That question has been asked more than most by lost people, critics of Christianity, and Christians seeking to understand sovereignty, grace, and salvation. It’s an honest question that needs an honest answer. And, the answer might surprise you.
The reason people so desperately want to know the answer to this question is because we are humans that care about other humans. We think about the people in remote parts of the world that don’t have a Bible in their language and wonder what will happen to them. We wonder because we care. But we also wonder because we are curious about the nature of God. Deep down, we wonder if the God we serve is kind, loving, and benevolent. Or, is He a sadistic ruler condemning people to everlasting torture.
I have a friend that moved his family to Belize for the purpose of sharing the Gospel with the people there. One of the reasons he felt called to be there was that the people did not have a Bible in their native language. My friend wanted to go and help translate a Bible and use it to share the Gospel. People often comment about how incredible it is that my friend would make this decision.
But is it really a good thing?
R.C. Sproul is one of the world’s leading theologians, pastors, apologists, and evangelical authors. His podcast is listened to daily by people across the globe. His books are in house all over the world. He is a respected Christian that ahs dedicated his life to addressing the tough questions we often ask. Recently I was listening to one of his podcasts in which he was addressing the question of whether innocent people that have never heard the Gospel go to hell. Sproul says the question is loaded with presumptions, but the answer is very simple:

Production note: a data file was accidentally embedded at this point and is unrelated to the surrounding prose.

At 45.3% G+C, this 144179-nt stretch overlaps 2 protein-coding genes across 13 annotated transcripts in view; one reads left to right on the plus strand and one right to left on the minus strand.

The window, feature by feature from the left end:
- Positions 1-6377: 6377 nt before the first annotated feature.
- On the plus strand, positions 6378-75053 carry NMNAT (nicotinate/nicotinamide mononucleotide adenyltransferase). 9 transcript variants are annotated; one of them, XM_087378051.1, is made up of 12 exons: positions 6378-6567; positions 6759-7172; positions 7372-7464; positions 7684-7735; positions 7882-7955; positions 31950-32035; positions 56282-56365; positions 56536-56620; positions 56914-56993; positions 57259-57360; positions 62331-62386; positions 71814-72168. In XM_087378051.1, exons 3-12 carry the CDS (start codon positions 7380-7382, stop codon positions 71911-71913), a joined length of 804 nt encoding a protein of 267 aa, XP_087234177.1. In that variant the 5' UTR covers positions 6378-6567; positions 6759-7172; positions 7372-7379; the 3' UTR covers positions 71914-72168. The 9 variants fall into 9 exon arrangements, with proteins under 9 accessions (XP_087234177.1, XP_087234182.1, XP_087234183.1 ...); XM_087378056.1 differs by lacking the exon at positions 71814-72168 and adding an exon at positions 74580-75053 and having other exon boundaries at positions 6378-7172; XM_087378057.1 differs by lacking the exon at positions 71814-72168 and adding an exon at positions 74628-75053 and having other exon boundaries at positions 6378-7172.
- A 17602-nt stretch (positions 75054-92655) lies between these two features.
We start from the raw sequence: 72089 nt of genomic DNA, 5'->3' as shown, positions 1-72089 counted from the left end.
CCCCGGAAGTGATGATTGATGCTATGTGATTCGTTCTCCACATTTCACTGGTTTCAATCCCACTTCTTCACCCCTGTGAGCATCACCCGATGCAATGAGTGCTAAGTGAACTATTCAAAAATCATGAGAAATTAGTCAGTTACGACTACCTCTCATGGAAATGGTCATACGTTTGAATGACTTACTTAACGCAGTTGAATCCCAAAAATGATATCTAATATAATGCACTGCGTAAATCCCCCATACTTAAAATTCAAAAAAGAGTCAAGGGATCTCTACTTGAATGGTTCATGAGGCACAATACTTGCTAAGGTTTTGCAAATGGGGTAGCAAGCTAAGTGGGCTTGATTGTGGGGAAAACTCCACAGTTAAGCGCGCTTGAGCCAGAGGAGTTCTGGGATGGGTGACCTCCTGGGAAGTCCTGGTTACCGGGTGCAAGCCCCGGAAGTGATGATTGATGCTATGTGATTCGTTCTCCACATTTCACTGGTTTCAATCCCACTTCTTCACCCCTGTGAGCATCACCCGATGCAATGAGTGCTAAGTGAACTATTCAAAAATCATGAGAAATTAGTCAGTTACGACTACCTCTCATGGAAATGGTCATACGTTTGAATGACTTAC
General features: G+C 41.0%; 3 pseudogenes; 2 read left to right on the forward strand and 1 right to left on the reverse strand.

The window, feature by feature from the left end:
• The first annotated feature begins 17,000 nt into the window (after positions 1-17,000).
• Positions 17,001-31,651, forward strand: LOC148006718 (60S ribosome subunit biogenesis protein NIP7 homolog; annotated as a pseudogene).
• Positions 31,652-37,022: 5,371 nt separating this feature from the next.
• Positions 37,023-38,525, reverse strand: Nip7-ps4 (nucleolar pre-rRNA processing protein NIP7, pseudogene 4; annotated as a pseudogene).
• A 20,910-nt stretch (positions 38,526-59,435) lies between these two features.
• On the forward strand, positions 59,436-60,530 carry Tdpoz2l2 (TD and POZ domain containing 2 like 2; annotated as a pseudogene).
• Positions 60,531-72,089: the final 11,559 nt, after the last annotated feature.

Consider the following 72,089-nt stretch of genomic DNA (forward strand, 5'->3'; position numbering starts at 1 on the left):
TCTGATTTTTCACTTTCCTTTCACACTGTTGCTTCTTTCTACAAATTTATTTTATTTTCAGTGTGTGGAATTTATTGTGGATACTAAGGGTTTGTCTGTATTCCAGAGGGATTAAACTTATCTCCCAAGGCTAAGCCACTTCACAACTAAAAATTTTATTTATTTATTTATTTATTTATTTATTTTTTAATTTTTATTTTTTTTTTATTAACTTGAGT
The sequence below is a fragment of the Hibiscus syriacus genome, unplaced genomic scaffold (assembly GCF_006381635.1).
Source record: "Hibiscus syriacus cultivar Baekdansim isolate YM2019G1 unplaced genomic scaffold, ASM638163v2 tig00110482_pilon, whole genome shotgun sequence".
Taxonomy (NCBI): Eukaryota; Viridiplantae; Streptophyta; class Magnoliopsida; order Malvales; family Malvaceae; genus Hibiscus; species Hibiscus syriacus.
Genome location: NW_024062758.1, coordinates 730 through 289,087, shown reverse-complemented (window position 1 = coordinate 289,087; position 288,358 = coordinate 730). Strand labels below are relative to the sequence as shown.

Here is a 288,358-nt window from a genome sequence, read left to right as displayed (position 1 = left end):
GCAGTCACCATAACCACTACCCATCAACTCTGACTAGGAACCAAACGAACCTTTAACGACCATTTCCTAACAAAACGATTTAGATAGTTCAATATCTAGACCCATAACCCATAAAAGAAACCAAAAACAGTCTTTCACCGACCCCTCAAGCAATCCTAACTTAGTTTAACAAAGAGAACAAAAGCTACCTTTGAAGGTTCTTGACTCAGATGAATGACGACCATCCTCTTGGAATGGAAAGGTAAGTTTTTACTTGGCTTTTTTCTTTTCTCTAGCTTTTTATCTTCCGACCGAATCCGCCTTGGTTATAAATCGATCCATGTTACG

“The innocent native who never hears of Christ is in excellent shape, and we need not be anxious about his redemption. The innocent person does not need to hear of Christ. He has no need of redemption. God never punishes innocent people. The innocent person needs no Savior; he can save himself by his innocence.”
Wait a minute! If innocent people that have never heard of Jesus won’t go to hell, why in the world would anyone share the Gospel with people in remote parts of the world? Why is my friend in Belize translating the Bible into a new language and sharing Jesus with people? If he would just leave them alone those “innocent” people that have never heard the Gospel would be fine. As soon as my friend shares the Gospel with them they are no longer innocent and now have to accept Jesus if they want to go to Heaven. For that matter, none of us should ever tell anyone about Jesus. Right?
The problem here is no that missions work is creating guilty people out of innocent people. The problem here (and with the original question) is that there is no such thing as an innocent person. Again, Sproul writes:
“The point of the book of Romans is to declare the Good News—the marvelous story of redemption that God has provided for humanity in Christ, the riches and the glory of God’s grace, the extent to which God has gone to redeem us. But when Paul introduces the gospel, he begins in the first chapter by declaring that the wrath of God is revealed from heaven and this manifestation of God’s anger is directed against a human race that has become ungodly and unrighteous. So the reason for God’s anger is anger against evil. God’s not angry with innocent people; He’s angry with guilty people. The specific point for which they are charged with evil is in the rejection of God’s self-disclosure.” (Emphasis mine)